Boatbuilding news, building tips, and builder feedback

WebLetter 28

An Occasional Publication for the Home Boat Builder

Glen-L Marine Designs - 9152 Rosecrans Ave. - Bellflower, CA 90706

In this issue

GLEN-L Update
  • Web site:
    • We are often asked for lists of builders of specific designs in various parts of the country. That's why we added the Project Registry to the Web site; to give builder contacts. In the next WebLetter we plan to feature canoes and kayaks, so I sent email to all those in the Project Registry and 6 came back, "Delivery has failed". These addresses are no longer active. The same thing happens with street addresses. The only way to keep these contacts up-to-date is if the builders themselves take an interest and keep us informed of changes to addresses in the Registry. We do not give out information on builders who have not "opted in". In fact, we don't usually know whether construction is taking place unless we are sent a Project Registry. If you find any links in the Registry (or anywhere else on the site), let us know so we can add a "not valid" note, or make corrections.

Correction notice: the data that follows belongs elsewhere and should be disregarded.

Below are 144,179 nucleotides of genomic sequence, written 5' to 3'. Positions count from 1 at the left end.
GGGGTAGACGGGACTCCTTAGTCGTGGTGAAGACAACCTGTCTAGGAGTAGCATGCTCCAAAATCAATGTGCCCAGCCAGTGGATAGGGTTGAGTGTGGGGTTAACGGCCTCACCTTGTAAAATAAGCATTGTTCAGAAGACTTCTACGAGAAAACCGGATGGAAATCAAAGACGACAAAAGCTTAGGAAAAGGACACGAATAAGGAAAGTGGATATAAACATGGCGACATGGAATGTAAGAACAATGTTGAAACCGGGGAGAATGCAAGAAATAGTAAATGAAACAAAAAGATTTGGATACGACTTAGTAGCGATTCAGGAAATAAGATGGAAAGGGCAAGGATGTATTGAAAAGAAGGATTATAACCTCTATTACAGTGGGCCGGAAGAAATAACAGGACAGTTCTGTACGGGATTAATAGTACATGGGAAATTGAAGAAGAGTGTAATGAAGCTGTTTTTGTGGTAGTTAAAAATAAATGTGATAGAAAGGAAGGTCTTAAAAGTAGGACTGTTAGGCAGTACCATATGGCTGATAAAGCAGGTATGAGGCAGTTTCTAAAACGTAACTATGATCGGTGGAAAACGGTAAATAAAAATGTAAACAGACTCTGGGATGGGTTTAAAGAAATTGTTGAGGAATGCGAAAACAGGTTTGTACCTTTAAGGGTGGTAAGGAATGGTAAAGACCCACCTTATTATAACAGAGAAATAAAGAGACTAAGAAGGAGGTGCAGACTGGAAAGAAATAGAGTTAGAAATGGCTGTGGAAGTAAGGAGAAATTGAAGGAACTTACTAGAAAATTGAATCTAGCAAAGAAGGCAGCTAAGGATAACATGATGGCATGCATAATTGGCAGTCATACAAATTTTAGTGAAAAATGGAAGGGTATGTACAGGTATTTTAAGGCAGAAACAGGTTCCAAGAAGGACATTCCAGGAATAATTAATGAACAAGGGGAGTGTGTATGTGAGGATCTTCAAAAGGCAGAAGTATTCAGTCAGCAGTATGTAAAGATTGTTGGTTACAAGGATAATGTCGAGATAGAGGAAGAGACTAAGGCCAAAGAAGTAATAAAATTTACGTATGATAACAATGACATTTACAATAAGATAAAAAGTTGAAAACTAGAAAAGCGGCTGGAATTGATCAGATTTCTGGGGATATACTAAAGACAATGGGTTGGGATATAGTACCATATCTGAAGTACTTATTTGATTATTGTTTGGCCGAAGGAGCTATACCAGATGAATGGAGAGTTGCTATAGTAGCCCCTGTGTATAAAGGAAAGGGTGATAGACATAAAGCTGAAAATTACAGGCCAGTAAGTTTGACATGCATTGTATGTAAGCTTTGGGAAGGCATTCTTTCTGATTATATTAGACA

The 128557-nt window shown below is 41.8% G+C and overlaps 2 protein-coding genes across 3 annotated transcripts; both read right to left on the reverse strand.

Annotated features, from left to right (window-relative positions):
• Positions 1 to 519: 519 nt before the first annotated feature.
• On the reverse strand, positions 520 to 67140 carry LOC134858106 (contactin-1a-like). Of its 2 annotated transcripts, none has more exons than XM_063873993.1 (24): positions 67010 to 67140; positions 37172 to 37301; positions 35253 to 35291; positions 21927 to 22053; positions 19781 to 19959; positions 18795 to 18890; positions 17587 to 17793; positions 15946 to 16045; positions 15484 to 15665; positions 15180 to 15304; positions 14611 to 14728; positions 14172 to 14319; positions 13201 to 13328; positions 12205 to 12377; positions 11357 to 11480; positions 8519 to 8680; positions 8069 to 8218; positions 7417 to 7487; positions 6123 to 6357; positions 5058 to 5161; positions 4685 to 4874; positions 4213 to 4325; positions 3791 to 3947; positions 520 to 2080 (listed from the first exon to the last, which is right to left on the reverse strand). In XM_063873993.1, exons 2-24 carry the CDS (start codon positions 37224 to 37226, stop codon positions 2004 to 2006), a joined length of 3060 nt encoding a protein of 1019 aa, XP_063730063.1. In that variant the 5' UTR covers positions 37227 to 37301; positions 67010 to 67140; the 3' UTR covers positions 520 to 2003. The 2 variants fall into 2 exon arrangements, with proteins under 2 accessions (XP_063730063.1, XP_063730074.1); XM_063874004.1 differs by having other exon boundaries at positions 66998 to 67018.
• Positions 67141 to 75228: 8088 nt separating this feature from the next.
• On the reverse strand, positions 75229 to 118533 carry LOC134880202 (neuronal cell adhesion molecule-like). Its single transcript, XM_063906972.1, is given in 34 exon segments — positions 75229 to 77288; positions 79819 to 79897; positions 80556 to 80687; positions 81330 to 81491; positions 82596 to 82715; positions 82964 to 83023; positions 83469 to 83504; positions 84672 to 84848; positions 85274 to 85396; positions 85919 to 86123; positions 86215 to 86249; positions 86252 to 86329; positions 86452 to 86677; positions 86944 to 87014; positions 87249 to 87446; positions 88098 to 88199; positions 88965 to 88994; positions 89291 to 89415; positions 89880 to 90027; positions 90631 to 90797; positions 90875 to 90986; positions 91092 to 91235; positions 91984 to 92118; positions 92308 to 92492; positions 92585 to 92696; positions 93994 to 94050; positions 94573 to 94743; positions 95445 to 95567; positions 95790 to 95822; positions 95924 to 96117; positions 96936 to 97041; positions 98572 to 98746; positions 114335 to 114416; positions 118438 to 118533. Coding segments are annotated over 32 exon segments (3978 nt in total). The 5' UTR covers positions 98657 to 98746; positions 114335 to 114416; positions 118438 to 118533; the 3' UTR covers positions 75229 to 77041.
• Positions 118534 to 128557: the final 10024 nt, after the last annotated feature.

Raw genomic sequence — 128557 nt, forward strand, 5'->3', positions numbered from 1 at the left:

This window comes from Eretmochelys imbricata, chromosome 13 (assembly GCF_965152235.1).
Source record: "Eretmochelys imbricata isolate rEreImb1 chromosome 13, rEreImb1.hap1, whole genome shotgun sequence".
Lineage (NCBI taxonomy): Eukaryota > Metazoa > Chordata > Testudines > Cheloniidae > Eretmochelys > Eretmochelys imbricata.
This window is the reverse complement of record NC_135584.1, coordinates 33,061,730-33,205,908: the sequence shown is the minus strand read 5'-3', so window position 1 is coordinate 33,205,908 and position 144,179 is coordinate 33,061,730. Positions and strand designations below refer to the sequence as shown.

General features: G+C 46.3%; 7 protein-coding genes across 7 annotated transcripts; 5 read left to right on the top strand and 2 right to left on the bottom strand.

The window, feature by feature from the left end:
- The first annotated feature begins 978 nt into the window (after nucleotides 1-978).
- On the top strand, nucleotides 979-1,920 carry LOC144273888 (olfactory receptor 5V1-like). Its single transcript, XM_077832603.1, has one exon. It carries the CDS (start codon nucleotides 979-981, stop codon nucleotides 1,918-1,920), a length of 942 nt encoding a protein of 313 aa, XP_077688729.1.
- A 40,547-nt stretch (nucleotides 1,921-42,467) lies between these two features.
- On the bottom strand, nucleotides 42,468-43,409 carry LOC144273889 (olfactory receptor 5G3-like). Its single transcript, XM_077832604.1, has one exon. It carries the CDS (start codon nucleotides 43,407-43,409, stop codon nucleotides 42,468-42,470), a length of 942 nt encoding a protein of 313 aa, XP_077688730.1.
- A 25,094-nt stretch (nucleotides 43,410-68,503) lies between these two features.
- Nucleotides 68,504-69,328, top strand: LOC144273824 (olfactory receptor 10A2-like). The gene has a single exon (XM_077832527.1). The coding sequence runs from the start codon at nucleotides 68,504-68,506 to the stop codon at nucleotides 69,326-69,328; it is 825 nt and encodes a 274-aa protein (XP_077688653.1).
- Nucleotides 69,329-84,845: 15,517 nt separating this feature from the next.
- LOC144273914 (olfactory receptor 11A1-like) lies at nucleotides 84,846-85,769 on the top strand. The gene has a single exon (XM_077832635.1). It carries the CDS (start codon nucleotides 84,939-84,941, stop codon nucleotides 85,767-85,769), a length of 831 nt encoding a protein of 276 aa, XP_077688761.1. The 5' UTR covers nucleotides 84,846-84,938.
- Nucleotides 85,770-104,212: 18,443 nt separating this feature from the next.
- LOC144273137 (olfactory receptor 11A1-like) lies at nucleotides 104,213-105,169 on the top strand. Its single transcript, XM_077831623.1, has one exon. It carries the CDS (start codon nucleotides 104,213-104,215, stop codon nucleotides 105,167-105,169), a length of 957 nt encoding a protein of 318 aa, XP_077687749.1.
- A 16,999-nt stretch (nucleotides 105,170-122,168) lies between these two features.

• We've had a great response on our new "Honker" duck boat design. If you missed it, see WebLetter 27 for information.
    • Work on the "Minimaxed" is proceeding. We featured this Minimax update in WebLetter 27. The instructions and drawings are roughed out and now being proofed. Allyn is currently checking the plans, Darla is proofreading the instructions.
  • WebLetter:
    • The next WebLetter (29) will feature Glen-L canoes and kayaks. We would appreciate any input: performance, construction, adventures.... that you would care to share with fellow builders.
    • I would like to thank Mark Bronkalla for his continuing column. In this issue he finishes the hatch installation on the Riviera. In the next issue he will talk about tools; one of the "most asked" questions is "what tools do I need?" Join us next time for Mark's answer.